Jack Russell’s surgery is just a symptom of a larger problem

MaxA 10 year-old Jack Russell, Max, wasn’t feeling well.

He’d eaten a red rubber toy, and while he vomited a small piece of it up, X-rays and continued vomiting suggested there was more foreign material in the stomach and the small intestine.

Sure enough, we found 2 more foreign bodies in the belly. One piece was in the stomach, which we opened up. The other one was literally stuck at the end of small intestine, right before the appendix.

But that wasn’t it. Because of his age, I suspected that Max had an underlying condition that compelled him to eat things he shouldn’t. We expect puppies to get into things they shouldn’t, which is why puppy-proofing a house is so important! On the other hand, seniors like Max and dogs who are past puppy-hood should know better.

We took biopsies of the stomach and the intestine at Berks Animal Emergency & Referral Center. Sure enough, a week later the biopsies revealed Inflammatory Bowel Disease (IBD), a condition similar to IBS in people.

Toys are not always as safe as manufacturers claim! Young dogs eat stuff because they are young and… not always so smart (good thing they’re cute).

However, older pets should know better. They often eat foreign bodies because of IBD, which should be treated.

Max 2

The foreign bodies we removed from Max.

Even ‘safe’ pet toys can be dangerous

Trooper TLC postopTrooper is a four month old Labrador puppy, who wasn’t feeling well. He was vomiting and not eating well.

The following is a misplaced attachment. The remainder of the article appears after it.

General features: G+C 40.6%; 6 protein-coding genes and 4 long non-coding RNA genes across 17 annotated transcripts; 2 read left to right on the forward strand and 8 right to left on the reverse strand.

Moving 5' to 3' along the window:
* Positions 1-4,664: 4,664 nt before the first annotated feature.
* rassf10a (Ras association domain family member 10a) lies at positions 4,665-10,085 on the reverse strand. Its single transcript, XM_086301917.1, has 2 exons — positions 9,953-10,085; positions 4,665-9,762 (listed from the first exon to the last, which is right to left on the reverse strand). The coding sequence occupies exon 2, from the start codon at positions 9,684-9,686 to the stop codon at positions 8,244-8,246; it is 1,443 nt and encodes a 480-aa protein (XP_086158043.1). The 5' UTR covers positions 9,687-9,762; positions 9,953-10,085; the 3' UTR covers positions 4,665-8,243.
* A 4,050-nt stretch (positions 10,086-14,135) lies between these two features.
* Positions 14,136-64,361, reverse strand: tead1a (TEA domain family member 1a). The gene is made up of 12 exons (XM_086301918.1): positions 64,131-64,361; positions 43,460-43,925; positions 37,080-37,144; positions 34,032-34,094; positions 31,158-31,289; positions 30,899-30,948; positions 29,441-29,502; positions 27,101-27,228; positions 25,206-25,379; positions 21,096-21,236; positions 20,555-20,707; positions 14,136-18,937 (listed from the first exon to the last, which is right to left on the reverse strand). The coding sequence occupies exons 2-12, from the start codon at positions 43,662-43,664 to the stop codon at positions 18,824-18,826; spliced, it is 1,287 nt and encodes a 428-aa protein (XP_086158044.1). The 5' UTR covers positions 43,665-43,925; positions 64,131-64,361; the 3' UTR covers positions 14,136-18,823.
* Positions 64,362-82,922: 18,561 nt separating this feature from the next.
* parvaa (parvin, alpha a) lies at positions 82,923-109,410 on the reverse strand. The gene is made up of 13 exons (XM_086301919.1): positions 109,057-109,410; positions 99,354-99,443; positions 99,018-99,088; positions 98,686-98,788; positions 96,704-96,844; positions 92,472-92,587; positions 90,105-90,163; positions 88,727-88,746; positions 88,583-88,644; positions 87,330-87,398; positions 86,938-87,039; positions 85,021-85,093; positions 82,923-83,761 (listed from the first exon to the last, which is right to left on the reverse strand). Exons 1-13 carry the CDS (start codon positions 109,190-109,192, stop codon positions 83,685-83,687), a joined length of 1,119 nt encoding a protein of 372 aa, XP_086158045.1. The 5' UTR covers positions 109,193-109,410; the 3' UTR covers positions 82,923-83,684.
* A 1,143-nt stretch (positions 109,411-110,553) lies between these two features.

His owners took him to an emergency clinic and x-rays revealed something that looked suspiciously like a foreign body. The veterinarian recommended surgery, which I performed at Berks Animal Emergency & Referral Center.

During surgery, I found hard foreign body stuck in the small intestine. The green arrow shows what the intestine should look like – small. The yellow arrow shows how the intestine is distended.

Trooper intraopThe moral of the story? You should always monitor your pets’ toys! No toy is completely safe. Trooper’s owners did an excellent job of puppy-proofing the house: trash was secured, dirty laundry was inaccessible, and there was no way Trooper could get into something that would hurt him.

But they did not realize that a toy this hard could be chewed to pieces and swallowed. Lab puppies are masters at finding and eating things they shouldn’t!

Luckily, Trooper had a happy ending. He pulled through very well after anesthesia and surgery. In fact, he started eating just a few hours after waking up.

The x-ray shows typical gas bubbles of various sizes and shapes and a potential foreign body.

The x-ray shows typical gas bubbles of various sizes and shapes and a potential foreign body.

The toy that Trooper chewed up and swallowed.

The toy that Trooper chewed up and swallowed.